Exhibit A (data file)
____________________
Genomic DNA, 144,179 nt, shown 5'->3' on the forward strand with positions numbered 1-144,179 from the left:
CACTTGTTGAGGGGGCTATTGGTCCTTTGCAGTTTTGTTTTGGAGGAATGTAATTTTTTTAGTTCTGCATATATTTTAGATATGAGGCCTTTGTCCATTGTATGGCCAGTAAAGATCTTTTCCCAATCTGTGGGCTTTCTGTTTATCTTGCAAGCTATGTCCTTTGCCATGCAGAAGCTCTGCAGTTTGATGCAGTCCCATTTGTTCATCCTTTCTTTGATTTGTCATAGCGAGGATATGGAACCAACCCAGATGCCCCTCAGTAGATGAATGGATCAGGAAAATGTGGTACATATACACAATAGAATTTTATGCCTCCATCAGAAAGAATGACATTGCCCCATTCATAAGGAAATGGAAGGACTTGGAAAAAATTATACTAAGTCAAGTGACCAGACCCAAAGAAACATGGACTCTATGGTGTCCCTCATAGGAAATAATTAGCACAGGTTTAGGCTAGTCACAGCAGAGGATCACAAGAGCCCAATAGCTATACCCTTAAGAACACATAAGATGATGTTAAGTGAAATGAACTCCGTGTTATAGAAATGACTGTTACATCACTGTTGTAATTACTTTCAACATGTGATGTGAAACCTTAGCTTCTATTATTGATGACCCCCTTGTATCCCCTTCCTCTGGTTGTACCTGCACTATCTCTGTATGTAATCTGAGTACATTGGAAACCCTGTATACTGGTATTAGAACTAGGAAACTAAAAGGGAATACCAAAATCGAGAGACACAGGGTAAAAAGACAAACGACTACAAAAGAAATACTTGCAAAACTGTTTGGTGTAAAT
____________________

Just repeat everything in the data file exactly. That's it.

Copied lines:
Genomic DNA, 144,179 nt, shown 5'->3' on the forward strand with positions numbered 1-144,179 from the left:
CACTTGTTGAGGGGGCTATTGGTCCTTTGCAGTTTTGTTTTGGAGGAATGTAATTTTTTTAGTTCTGCATATATTTTAGATATGAGGCCTTTGTCCATTGTATGGCCAGTAAAGATCTTTTCCCAATCTGTGGGCTTTCTGTTTATCTTGCAAGCTATGTCCTTTGCCATGCAGAAGCTCTGCAGTTTGATGCAGTCCCATTTGTTCATCCTTTCTTTGATTTGTCATAGCGAGGATATGGAACCAACCCAGATGCCCCTCAGTAGATGAATGGATCAGGAAAATGTGGTACATATACACAATAGAATTTTATGCCTCCATCAGAAAGAATGACATTGCCCCATTCATAAGGAAATGGAAGGACTTGGAAAAAATTATACTAAGTCAAGTGACCAGACCCAAAGAAACATGGACTCTATGGTGTCCCTCATAGGAAATAATTAGCACAGGTTTAGGCTAGTCACAGCAGAGGATCACAAGAGCCCAATAGCTATACCCTTAAGAACACATAAGATGATGTTAAGTGAAATGAACTCCGTGTTATAGAAATGACTGTTACATCACTGTTGTAATTACTTTCAACATGTGATGTGAAACCTTAGCTTCTATTATTGATGACCCCCTTGTATCCCCTTCCTCTGGTTGTACCTGCACTATCTCTGTATGTAATCTGAGTACATTGGAAACCCTGTATACTGGTATTAGAACTAGGAAACTAAAAGGGAATACCAAAATCGAGAGACACAGGGTAAAAAGACAAACGACTACAAAAGAAATACTTGCAAAACTGTTTGGTGTAAAT